DDG is focused on screening, tracking, and diagnosing highly infectious diseases that benefit from ultra-low cost and rapid early-stage diagnosis, potentially saving millions. Our platform technology has yielded portable and reusable devices capable of quantitatively assessing diseases from a drop of blood, in a minute, at ultra-low costs.

Voiceitt

Hometown: Jerusalem, Israel

Their service, Talkitt, aims to revolutionize the way people who have speech disabilities due to various motor, speech and language disabilities communicate, enabling them to use the most natural means there is, their own voice.

 by Alan Rosenhoch, Business Development Manager

MEDTECH 2015 Comes to Buffalo, NY this Fall

The largest gathering of executives and senior leaders of New York State’s bioscience and medical technology industry converge in Buffalo this coming October. MEDTECH 2015 comes to the brand new HARBORCENTER at the heart of Buffalo’s burgeoning Canalside district on October 14-15 for two days of top-level networking, keynote speakers, panels, workshops and exhibitors.

I have attended MEDTECH for several years and have found no better forum for networking with and learning from the leaders of this exciting and important industry. Each year, I look forward to reconnecting with colleagues and meeting new ones from across the State, hearing about their latest technologies, how new policies and programs are affecting the industry, and making connections that prove valuable in many ways.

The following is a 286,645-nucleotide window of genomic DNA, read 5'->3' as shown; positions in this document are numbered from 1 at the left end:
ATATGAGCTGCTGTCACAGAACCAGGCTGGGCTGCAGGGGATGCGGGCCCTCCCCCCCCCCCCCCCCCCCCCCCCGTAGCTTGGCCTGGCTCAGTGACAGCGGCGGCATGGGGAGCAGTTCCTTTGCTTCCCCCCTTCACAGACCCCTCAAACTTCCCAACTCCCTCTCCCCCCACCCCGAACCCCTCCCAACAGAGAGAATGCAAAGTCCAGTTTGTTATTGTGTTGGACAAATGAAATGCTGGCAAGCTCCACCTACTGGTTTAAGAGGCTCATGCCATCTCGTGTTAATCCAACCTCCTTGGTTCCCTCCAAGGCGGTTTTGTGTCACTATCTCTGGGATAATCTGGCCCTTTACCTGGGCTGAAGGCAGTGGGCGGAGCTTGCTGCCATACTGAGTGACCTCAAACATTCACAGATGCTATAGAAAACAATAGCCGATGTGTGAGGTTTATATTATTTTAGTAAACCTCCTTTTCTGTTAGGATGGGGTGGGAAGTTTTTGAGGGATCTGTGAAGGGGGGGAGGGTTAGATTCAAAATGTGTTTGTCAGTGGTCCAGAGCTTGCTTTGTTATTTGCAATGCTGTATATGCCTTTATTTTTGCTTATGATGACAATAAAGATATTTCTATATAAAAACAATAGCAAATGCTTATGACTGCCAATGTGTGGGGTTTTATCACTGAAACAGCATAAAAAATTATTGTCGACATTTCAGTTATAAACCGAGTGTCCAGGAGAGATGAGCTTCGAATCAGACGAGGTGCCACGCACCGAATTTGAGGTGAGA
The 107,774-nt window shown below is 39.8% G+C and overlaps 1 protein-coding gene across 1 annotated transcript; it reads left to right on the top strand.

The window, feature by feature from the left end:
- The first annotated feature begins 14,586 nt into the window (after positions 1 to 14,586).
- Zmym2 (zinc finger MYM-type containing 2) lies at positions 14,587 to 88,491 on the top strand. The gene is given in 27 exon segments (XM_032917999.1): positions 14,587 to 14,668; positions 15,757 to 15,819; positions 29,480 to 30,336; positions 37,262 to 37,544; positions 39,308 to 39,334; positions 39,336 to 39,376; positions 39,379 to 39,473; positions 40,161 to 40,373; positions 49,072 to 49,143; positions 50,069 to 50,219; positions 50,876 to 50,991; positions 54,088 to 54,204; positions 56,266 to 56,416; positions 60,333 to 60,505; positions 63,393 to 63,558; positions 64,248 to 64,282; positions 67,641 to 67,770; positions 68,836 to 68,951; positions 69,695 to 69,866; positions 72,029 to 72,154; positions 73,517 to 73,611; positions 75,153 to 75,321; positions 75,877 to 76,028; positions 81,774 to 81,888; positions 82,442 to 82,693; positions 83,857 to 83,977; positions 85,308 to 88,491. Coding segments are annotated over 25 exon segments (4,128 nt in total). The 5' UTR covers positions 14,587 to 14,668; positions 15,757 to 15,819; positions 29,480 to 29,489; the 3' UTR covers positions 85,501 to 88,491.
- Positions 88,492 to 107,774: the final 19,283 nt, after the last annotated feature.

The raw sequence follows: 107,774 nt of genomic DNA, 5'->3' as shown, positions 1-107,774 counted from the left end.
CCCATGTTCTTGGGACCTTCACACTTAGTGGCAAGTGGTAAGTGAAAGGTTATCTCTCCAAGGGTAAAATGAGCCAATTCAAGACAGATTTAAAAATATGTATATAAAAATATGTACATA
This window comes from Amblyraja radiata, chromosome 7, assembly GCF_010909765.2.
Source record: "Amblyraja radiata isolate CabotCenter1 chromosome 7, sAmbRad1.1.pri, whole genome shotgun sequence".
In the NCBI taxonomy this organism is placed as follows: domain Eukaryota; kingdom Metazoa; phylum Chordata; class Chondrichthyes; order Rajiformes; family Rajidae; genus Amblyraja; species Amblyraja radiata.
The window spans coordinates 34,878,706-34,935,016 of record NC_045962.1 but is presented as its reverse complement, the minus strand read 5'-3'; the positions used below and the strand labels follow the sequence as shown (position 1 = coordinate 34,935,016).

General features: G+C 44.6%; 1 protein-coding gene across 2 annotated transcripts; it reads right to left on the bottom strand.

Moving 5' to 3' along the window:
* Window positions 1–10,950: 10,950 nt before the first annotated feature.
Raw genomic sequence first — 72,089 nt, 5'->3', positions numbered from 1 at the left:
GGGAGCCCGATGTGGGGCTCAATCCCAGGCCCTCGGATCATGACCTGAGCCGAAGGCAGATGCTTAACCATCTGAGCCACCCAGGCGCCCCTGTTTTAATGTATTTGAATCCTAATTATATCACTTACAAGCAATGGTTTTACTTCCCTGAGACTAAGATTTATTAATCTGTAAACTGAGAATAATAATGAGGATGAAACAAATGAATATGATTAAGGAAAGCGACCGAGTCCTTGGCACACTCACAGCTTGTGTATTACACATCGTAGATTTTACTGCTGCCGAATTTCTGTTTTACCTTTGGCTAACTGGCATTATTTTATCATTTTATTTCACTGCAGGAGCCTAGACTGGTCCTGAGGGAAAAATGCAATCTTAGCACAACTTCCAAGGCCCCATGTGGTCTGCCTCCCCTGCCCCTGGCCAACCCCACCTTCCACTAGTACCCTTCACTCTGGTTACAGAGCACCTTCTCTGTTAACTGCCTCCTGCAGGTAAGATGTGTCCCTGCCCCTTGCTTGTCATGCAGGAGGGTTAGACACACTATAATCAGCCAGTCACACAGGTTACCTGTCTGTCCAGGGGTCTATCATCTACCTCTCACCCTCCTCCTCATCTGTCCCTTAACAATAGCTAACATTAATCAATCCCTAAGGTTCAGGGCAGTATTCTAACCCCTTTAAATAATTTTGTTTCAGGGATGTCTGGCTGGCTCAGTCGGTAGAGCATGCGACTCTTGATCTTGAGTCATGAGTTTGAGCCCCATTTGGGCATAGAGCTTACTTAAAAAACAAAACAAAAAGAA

This year’s edition of MEDTECH, titled Convergence: Building Momentum for Growth, is aptly named as it comes to the Queen City at a time of growth and momentum not seen in more than half a century. I am so excited for the State’s BIO/MED community to come see firsthand the evolution Buffalo is undergoing. Please join me in October.

Save 10% off non-member rate with code: CONVERGE10. Earlybird registration ends Sept. 11th. Register early and save $75.

See agenda and speakers at http://medtech.org/events/medtech2015

By Alan Rosenhoch, Business Development Manager

OmniSeq LLC: A Unique Approach to Personalized Medicine

Dr. Carl Morrison in Roswell Park Center for Personalized Medicine

Dr. Carl Morrison in Roswell Park Center for Personalized Medicine

By Alan Rosenhoch, Featuring Carl Morrison, MD, DVM

Dr. Carl Morrison is founder, president and chief scientific officer of OmniSeq LLC – a recent Roswell Park Cancer Institute spinoff genomics firm. At Roswell Park, Dr. Morrison continues in his roles as Executive Director of the Center for Personalized Medicine, Clinical Chief of the Pathology & Laboratory Medicine Department, Director of the Molecular Pathology Division, Director of the Pathology Resource Network and Professor of Oncology.